The right conditionality is essential to ensure thatwe can have confidence that debt relief will benefit poor people. In my view, the approach taken underthe Heavily Indebted Poor Countries Initiative is appropriate. It specifies that there should be a track record on macroeconomic management and an established commitment to reduce poverty. Macroeconomic management is important for ensuring that government resources are used effectively, and provides the basis for sustainable economic growth.
The commitment to poverty reduction has been specified in terms of a government developing and implementing a national poverty reduction strategy, and through the implementation of a number of agreed actions. These actions include measures to improve public financial management, and they may include actions on education, health, or economic growth. In my view, the choice of conditions has not always been wholly appropriate. In some cases, the number of conditions has been too high, making it hard for countries to complete the process. In others, there were conditions for which there was too little government ownership and commitment. The UK has argued for the World Bank and the IMF to take a flexible approach in assessing whether countries should qualify for the irrevocable debt relief that is granted at the end of the process, and several countries have already benefited from this.
Given the demands of the HIPC Initiative, the Government took the view that no additional conditionally should be attached to the Multilateral Debt Relief Initiative. We were successful in achieving this.
Both the HIPC Initiative and MDRI provide irrevocable debt cancellation. This is important to ensure that debt burden is removed and so that governments have a predictable stream of resources that they can invest. Of course, there are no guarantees that countries will remain committed to reducing poverty, but a balance needs to be struck between having confidence that debt cancellation will benefit the poor and not setting the standards unreasonably high. Debt relief remains a small proportion of overall aid provided by donors, and donors can change the form of other aid if there are setbacks, for example withdrawing budget support and providing other assistance.
At HIPC Decision Point, countries receive flow relief on their debt payments. This can be removed where there is evidence that a country is not committed to poverty reduction. A track record is therefore built up before qualifying for irrevocable debt relief at Completion Point.
Recent reports from the World Bank and IMFhave shown that countries that have qualified for debt relief have increased their spending on poverty from US$ 6 billion in 2000 to nearly US$ 15 billion in 2005. This is projected to increase further following the implementation of Multilateral Debt Relief Initiative in 2006, which is freeing up an additional US$ 38 billion. I have seen for myself the impact of some of this relief, such as schools in Ghana. Zambia is using savings (US$ 2.8 million) in 2006 to increase spending on agricultural projects on smallholder irrigation and livestock disease control, as well as eliminate user fees for healthcare in rural areas.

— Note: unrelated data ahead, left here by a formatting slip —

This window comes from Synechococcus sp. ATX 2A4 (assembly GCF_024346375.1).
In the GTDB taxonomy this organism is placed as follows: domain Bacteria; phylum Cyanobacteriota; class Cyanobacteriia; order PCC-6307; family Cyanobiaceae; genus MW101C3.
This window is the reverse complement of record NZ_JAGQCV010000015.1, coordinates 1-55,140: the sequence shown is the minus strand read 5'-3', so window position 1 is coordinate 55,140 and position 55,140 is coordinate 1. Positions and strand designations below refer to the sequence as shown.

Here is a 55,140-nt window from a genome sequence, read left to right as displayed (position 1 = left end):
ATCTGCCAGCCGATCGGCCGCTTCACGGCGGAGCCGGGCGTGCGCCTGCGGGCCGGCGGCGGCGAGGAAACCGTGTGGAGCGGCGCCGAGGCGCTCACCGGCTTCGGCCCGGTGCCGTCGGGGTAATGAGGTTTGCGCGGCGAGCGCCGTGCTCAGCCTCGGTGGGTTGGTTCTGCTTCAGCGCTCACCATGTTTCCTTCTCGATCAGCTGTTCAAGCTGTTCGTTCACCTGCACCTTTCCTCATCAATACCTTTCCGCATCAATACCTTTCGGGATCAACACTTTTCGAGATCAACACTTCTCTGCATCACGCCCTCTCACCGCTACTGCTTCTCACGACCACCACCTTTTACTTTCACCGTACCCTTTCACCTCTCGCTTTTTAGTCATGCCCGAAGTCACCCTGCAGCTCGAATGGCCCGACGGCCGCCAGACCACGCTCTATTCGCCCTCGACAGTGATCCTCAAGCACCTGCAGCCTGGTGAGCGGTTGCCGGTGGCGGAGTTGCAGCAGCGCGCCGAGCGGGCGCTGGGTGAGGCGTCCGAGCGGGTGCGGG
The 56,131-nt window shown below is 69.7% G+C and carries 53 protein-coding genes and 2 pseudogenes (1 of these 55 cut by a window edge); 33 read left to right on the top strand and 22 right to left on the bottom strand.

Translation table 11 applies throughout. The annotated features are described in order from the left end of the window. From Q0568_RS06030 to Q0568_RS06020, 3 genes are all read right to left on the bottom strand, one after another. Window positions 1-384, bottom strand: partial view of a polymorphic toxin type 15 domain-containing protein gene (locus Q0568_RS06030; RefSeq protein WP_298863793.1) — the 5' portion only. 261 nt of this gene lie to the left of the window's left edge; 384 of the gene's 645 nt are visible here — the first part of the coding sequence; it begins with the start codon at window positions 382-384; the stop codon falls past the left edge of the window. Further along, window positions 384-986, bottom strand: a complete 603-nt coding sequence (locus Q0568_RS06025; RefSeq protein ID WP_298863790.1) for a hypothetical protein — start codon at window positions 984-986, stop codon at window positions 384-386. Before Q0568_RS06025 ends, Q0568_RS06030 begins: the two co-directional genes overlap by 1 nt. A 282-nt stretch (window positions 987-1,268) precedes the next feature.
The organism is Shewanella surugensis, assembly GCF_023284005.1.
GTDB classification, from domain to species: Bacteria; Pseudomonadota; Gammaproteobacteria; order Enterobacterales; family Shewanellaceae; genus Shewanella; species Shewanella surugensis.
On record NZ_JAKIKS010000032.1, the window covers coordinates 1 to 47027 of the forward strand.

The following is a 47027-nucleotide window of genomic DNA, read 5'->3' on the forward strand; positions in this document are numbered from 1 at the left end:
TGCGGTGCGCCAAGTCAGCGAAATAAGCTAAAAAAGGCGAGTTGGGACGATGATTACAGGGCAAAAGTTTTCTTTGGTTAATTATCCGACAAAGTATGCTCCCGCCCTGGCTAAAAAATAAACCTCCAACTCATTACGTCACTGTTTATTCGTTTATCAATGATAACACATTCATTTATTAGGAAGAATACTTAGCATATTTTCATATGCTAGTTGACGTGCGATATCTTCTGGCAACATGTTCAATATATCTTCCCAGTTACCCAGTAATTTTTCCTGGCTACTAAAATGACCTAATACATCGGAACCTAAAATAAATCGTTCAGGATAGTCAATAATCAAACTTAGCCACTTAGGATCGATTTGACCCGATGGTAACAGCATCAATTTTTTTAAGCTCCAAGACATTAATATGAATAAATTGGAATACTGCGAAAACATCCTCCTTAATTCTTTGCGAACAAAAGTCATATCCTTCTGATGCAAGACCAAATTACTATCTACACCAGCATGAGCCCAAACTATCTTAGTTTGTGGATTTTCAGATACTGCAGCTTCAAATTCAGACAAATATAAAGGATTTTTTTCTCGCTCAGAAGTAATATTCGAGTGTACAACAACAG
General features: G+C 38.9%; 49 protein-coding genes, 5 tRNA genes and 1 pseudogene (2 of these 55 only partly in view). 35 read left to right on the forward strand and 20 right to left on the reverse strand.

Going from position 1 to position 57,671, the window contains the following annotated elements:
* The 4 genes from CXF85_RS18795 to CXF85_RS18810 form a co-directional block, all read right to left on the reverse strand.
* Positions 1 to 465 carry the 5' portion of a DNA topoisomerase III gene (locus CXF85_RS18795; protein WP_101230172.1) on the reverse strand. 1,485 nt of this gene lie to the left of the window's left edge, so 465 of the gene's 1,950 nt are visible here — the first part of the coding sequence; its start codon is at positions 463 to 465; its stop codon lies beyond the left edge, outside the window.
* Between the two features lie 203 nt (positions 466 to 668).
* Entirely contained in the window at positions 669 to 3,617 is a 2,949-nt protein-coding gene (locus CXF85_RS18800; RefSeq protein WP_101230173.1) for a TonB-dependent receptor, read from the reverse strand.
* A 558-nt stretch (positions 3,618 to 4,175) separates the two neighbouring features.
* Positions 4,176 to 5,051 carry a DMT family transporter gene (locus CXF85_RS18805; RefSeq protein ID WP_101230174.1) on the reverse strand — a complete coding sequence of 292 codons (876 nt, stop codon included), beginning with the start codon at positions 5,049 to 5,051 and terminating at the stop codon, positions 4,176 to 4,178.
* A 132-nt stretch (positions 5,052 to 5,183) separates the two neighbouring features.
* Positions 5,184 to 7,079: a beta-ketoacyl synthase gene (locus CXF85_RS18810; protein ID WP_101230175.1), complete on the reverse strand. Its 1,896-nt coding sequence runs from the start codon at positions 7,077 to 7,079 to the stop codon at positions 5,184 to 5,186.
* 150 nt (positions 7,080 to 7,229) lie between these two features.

Analysis also shows that the performance of HIPCs has improved, as measured by the World Bank's Country Policy and Institutional Assessment. This looks at 16 different aspects of policy, within the categories of economic management, structural and social/poverty policies, and public sector management. And economic growth rates in sub-Saharan Africa are increasing. This cannot be attributed only to the HIPC process; however the top performers in 2005 amongst non-oil producing countries are HIPCs that have already benefited from debt relief.
Mr. Jenkins: To ask the Secretary of State for International Development whether he plans to make his Department carbon neutral. 
Hilary Benn: DFID is committed to the new sustainable operations targets as announced recently by DEFRA, which include a commitment to achieve a carbon neutral central Government office estate by 2012 and to reduce carbon emissions from offices by30 per cent. by 2020.
In the interim, we are investigating a number of means by which our carbon emissions might be reduced, such as by the installation of alternative energy sources including wind, solar, biomass and tri-generation systems. We are also looking at measures to improve our energy efficiency more generally.In addition, DFID will be contributing to the Government carbon offsetting fund, which will offset emissions from air travel.